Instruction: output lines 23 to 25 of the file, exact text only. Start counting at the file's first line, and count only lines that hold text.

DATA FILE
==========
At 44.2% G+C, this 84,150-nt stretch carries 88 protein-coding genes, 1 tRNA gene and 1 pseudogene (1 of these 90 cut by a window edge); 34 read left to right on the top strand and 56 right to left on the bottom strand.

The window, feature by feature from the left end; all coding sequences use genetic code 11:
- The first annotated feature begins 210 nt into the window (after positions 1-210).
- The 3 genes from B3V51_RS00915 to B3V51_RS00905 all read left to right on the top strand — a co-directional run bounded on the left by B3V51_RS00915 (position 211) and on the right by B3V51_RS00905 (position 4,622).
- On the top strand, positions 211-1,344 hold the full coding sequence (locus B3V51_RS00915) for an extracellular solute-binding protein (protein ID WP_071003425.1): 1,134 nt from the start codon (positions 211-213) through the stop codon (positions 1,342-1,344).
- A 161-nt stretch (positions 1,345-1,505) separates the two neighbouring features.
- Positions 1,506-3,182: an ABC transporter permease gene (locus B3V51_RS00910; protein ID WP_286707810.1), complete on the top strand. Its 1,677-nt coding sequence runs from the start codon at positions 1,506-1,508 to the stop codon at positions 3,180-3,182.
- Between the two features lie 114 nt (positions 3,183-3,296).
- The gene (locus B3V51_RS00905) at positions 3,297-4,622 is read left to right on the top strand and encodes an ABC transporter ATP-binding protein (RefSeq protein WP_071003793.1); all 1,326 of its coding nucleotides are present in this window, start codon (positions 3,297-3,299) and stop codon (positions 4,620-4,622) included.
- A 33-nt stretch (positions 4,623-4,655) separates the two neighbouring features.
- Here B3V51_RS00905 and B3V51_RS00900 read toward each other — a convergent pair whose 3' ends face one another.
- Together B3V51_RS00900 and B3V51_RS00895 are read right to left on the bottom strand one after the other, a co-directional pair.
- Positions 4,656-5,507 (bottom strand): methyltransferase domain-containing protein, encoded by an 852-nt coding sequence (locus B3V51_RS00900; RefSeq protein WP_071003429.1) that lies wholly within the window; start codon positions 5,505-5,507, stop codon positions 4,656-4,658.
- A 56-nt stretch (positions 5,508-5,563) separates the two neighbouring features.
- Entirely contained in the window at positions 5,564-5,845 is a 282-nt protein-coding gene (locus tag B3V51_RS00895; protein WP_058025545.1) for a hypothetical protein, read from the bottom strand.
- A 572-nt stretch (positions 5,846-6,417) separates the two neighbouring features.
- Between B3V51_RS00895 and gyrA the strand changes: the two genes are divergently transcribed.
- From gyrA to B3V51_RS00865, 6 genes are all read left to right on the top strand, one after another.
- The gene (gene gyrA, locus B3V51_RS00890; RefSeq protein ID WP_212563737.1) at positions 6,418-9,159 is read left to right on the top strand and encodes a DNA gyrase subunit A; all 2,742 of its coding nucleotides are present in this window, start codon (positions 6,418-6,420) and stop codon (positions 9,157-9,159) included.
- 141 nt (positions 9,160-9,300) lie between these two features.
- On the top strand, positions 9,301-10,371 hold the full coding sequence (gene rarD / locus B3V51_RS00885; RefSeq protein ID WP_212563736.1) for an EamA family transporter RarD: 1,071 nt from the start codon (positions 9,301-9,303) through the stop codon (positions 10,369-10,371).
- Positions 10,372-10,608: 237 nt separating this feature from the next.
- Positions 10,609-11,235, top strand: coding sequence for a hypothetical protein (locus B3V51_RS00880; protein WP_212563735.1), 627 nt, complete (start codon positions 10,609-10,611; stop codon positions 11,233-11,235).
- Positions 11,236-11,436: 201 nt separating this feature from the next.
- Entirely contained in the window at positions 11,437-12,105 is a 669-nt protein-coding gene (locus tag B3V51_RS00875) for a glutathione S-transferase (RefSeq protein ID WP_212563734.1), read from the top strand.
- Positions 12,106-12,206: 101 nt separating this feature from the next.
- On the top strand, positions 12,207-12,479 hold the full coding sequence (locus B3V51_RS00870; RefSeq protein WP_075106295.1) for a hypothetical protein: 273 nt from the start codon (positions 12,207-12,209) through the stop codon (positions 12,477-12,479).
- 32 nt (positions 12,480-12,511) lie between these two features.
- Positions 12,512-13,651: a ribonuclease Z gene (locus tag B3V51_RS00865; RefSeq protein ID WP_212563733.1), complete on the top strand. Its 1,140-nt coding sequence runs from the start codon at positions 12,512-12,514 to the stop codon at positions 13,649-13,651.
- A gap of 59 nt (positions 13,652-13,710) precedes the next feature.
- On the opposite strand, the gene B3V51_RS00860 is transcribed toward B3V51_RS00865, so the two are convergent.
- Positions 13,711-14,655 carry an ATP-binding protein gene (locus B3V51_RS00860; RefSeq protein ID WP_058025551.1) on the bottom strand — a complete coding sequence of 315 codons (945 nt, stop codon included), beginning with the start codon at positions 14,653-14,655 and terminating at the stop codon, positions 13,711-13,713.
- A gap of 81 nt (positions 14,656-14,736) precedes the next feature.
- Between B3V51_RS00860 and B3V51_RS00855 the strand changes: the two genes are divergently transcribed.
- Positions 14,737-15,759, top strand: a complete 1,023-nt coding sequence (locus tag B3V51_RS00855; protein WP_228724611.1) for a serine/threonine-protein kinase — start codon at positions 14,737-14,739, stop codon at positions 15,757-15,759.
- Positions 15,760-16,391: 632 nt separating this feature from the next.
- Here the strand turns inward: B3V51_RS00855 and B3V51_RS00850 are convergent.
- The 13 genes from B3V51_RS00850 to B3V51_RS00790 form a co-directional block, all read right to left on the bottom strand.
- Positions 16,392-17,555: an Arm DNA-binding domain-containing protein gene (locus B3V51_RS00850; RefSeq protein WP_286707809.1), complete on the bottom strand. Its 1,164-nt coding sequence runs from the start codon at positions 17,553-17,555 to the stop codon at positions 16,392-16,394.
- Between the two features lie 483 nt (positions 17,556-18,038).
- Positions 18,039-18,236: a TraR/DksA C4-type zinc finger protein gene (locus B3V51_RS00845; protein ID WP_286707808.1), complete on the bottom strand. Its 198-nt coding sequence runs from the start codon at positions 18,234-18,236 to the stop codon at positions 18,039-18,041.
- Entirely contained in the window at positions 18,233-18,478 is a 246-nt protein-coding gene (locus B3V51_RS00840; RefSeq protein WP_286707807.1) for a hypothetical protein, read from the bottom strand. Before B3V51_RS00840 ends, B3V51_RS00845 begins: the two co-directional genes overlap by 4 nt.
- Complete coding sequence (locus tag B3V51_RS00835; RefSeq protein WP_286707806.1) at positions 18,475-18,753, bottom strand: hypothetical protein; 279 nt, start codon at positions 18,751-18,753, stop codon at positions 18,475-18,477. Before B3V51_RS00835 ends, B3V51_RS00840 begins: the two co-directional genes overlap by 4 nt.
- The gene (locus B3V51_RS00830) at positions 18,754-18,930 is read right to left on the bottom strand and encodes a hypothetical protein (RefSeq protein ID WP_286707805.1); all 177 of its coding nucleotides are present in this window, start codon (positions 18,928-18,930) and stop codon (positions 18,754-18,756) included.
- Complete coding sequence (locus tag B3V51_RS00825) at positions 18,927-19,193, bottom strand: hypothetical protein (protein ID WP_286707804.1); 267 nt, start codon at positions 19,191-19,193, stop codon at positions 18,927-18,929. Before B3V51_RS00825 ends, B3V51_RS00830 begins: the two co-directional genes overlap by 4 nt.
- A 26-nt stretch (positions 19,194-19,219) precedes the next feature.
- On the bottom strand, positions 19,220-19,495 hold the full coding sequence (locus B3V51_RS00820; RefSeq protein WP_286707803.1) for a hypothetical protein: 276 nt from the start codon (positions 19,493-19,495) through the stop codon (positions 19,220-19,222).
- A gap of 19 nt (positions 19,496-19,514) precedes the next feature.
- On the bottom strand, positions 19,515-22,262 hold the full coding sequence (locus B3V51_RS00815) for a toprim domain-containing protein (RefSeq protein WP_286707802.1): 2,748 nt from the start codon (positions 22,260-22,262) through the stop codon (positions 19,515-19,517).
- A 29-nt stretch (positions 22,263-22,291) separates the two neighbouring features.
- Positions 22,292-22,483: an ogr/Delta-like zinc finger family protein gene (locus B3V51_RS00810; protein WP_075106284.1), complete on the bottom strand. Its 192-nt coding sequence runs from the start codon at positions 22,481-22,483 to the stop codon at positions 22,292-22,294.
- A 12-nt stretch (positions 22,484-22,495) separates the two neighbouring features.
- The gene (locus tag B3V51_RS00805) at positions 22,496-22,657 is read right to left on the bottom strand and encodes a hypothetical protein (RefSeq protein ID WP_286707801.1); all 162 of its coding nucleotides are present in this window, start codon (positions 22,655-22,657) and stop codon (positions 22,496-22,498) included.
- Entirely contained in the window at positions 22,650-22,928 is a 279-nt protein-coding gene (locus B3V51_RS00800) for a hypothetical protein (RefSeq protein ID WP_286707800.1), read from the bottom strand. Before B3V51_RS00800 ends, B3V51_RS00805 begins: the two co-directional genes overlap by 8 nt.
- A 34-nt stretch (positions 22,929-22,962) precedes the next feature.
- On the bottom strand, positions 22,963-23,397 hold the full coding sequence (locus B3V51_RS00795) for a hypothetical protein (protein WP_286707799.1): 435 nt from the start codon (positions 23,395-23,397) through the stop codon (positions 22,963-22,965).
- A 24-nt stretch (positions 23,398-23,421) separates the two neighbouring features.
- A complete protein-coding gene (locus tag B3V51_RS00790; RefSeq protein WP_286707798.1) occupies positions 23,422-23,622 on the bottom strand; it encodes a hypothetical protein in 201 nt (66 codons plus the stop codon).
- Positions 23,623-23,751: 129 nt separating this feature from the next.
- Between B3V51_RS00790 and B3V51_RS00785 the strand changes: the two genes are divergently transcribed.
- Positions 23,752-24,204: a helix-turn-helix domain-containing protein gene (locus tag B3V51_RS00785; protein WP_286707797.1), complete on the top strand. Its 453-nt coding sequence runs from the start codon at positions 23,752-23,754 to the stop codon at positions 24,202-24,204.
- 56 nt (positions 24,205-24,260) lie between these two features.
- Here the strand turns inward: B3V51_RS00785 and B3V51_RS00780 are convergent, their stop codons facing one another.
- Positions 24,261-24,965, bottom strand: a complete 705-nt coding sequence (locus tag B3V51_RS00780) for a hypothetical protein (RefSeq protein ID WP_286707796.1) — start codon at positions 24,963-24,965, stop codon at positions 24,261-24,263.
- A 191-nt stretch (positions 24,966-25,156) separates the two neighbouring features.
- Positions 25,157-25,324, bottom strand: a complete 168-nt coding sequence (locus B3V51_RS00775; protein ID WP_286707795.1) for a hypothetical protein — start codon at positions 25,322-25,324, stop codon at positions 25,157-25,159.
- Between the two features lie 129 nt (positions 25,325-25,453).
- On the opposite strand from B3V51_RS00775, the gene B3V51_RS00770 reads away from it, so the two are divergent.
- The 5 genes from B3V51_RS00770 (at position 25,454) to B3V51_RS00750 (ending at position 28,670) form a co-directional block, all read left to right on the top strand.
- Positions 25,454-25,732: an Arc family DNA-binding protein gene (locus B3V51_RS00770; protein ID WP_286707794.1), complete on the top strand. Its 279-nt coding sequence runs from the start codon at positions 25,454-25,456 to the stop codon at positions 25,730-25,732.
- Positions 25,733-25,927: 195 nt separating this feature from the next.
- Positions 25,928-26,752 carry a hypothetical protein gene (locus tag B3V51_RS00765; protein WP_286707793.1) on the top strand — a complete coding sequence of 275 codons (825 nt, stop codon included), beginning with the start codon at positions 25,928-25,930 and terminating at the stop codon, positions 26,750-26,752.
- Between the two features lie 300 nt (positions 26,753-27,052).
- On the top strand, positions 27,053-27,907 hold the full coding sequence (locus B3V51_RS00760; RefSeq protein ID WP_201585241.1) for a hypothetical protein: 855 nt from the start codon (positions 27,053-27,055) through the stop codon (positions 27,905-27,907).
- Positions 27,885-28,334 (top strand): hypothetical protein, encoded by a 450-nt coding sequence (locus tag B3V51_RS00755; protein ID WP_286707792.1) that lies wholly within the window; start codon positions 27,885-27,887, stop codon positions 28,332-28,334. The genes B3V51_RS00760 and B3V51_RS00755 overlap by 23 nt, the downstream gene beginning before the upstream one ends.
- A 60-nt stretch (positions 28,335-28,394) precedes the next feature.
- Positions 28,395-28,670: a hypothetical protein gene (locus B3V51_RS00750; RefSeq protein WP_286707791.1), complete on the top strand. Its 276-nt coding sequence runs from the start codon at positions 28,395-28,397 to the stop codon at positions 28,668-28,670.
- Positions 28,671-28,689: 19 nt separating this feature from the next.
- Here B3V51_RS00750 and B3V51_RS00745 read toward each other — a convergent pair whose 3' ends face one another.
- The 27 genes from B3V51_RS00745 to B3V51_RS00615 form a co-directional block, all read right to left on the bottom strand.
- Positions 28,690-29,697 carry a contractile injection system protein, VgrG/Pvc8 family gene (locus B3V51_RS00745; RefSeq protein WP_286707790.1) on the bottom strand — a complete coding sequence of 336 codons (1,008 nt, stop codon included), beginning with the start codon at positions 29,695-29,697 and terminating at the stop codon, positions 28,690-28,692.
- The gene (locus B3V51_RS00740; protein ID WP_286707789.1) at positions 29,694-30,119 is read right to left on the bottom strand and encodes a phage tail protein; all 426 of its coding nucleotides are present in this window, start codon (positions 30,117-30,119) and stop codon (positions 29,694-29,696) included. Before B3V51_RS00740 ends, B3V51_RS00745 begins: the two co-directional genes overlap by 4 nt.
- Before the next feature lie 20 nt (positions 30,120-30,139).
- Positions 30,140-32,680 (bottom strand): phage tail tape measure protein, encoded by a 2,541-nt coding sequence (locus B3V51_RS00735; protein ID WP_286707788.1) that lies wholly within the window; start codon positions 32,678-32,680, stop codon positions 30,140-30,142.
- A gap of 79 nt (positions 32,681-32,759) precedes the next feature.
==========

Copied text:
- Positions 10,609-11,235, top strand: coding sequence for a hypothetical protein (locus B3V51_RS00880; protein WP_212563735.1), 627 nt, complete (start codon positions 10,609-10,611; stop codon positions 11,233-11,235).
- Positions 11,236-11,436: 201 nt separating this feature from the next.
- Entirely contained in the window at positions 11,437-12,105 is a 669-nt protein-coding gene (locus tag B3V51_RS00875) for a glutathione S-transferase (RefSeq protein ID WP_212563734.1), read from the top strand.